This case has appeared with very little warning (it was not previously a case that got much publicity compared to many other restitution cases) but looks like it will now be getting a lot more publicity. A group of Lawyers in Turkey are filing a lawsuit against the British Museum in the European Court of Human Rights. The reason for the suit is that they want the Halikarnassos Mausoleum to be returned to Turkey by the Museum.
Zaman (Turkey) 
Turkish Lawyers File Suit Against British Museum Halikarnassos Mausoleum
By Erkan Acar
Published: Tuesday August 02, 2005
A campaign has been launched for the restitution of Turkey over the Mausoleum of Halikarnassos that was transported from Bodrum in southern Turkey to the British Museum 150 years ago.
A documentary was prepared and 30,000 signatures were collected within the framework of the campaign. A group of lawyers is now preparing to file a lawsuit against the British Museum in the European Court of Human Rights (ECHR). Nearly 30 lawyers from Istanbul and Izmir together with the Bodrum Municipality along with various non-government organizations launched a campaign for the restitution of the Mausoleum transported to London in 1846. To this end a documentary film, entitled “Antique Halikarnasos”, has been prepared. Lawyer Remzi Kazmaz relating they had had received support from the Bodrum district administration and the Bodrum municipality says that they aim to draw public attention to the case before the judicial process begins.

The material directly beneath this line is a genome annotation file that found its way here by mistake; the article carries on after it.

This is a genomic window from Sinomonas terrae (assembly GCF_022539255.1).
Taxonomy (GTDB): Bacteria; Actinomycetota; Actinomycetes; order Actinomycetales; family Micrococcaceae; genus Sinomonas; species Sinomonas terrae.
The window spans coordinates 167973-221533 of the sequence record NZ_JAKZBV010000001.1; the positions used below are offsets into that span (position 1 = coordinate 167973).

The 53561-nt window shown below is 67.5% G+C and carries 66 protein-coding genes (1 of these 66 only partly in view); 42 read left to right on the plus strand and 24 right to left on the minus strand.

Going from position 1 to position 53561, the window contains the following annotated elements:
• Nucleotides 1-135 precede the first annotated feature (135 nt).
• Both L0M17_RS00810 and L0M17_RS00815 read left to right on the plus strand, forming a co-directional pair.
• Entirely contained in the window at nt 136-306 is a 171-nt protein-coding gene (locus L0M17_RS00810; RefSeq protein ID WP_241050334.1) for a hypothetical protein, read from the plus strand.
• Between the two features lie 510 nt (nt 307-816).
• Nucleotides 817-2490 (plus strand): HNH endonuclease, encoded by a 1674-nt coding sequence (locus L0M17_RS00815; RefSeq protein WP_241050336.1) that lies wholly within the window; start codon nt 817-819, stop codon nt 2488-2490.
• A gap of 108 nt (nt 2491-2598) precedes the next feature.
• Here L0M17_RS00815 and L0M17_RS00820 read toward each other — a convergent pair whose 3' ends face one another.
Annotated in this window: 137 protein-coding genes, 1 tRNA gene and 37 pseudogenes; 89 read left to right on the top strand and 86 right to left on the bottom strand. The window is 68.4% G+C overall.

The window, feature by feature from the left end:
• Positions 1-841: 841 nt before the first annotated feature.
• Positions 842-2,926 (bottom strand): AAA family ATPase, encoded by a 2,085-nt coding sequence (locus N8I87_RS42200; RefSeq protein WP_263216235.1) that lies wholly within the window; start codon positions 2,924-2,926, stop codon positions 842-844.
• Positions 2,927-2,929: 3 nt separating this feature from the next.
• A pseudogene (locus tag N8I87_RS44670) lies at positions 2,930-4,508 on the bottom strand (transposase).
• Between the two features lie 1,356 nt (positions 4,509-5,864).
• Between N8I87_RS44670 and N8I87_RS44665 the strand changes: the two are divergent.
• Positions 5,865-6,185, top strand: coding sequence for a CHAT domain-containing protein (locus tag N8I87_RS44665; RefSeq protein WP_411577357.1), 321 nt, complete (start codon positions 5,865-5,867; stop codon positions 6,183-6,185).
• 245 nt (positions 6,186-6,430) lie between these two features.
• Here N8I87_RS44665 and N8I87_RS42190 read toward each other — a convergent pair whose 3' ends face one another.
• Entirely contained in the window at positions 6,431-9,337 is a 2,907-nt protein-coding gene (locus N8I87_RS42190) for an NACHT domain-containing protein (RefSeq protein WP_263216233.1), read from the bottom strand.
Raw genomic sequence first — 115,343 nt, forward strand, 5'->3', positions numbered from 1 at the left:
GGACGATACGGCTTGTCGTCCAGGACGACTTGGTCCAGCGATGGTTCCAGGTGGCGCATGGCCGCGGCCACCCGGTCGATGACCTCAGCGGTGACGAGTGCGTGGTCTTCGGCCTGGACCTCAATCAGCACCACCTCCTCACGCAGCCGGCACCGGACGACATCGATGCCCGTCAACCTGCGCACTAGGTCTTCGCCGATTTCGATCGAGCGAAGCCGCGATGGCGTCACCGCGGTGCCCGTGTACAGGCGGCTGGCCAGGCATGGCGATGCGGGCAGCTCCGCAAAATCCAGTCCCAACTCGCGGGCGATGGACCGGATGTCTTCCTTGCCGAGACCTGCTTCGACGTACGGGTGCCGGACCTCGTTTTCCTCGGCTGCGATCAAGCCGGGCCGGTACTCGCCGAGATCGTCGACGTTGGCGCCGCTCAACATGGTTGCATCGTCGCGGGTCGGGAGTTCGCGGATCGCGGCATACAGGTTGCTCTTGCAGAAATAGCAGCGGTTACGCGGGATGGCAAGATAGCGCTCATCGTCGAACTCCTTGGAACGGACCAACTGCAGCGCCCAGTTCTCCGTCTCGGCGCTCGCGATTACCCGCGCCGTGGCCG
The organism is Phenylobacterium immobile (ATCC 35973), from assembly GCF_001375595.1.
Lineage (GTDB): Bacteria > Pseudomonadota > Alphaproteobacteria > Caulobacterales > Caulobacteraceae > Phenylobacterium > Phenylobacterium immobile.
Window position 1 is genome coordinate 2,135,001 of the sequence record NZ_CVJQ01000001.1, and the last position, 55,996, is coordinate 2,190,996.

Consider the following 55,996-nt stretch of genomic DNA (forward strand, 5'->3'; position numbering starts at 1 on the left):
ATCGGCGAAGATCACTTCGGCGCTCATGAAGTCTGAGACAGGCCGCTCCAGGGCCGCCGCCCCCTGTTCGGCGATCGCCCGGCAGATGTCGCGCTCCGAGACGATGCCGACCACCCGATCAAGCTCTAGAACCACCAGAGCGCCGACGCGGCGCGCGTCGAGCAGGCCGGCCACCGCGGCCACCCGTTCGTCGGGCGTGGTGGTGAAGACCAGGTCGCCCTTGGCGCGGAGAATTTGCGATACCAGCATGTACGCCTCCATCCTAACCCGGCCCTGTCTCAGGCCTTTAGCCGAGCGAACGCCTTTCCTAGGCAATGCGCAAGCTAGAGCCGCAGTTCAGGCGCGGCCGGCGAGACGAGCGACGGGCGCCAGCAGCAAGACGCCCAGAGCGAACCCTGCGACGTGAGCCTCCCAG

Kazmaz also reports that the Bodrum Municipality and the Alternative Cinema group have launched a widespread signature campaign and have so far collected more than 30,000 signatures. Another interesting action undertaken within the frame of the campaign was placing a black wreath at British Museum. Kazmaz says they will first appeal to the British Courts, and then if they cannot get any results in Britain, they will take the case to the ECHR. International Law Specialist, Lawyer Sekan Cengiz says: “The British Museum exhibits historical monuments transported from various places from all around the world. The true owners of these exhibits have launched legal processes for their restitution. There are similar cases from Greece and Egypt.”
Queen Artemis constructed the Mausoleum of Halikarnassos for her husband, who ruled in the Bodrum region between 353 and 377 BC. Statues and reliefs belonging to the monument unearthed by British archeologist 150 years ago are now on display at the British Museum.